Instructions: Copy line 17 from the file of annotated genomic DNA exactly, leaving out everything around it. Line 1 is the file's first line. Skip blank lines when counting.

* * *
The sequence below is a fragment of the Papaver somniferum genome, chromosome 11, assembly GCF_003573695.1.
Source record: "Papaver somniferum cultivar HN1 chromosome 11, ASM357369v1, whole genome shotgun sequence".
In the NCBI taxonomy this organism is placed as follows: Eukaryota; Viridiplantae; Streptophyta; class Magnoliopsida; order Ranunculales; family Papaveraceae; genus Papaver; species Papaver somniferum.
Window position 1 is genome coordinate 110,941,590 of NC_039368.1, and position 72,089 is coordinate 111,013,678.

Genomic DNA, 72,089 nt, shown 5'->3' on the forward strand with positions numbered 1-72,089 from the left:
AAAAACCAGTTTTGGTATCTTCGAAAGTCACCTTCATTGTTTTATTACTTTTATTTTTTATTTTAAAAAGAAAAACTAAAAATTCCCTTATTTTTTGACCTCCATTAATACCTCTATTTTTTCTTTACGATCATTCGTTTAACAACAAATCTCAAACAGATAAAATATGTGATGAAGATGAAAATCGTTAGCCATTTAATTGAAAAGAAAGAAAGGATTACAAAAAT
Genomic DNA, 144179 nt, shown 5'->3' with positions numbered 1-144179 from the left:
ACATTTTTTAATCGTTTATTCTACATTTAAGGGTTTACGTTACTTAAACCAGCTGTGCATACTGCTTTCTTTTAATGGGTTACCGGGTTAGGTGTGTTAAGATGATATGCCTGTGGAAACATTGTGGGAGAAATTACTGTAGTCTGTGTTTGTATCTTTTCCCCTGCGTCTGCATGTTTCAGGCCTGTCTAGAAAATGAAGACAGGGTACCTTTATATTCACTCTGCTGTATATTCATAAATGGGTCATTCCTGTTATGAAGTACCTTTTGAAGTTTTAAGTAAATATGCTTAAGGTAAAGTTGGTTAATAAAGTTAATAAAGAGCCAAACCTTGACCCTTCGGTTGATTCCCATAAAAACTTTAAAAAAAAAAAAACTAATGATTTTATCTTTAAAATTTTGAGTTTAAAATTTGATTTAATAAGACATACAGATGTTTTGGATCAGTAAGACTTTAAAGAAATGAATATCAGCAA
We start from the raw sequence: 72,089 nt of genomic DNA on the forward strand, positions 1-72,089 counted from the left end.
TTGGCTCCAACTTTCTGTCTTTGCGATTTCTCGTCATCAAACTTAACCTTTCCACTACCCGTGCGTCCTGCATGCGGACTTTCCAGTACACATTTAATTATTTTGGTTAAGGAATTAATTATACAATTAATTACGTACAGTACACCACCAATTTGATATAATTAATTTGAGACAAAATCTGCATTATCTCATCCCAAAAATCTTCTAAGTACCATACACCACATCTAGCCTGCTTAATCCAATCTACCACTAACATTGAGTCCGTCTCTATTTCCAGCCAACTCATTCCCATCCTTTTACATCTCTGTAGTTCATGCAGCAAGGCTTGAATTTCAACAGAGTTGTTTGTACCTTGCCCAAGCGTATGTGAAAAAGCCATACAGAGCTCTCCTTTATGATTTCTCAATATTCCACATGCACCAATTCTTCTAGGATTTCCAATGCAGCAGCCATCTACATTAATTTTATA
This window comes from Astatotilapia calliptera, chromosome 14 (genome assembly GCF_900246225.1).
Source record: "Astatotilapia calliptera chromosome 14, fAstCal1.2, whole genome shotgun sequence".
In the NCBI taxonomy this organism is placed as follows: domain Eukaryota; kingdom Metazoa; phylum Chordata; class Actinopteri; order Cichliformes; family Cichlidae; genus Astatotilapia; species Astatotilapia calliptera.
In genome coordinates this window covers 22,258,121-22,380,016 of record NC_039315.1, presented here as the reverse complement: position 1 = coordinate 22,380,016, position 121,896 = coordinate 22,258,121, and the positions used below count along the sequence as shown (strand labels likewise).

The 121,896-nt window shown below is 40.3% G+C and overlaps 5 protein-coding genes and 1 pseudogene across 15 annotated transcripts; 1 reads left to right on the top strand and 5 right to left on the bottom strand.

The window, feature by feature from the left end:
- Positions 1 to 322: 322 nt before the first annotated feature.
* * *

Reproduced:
- Positions 1 to 322: 322 nt before the first annotated feature.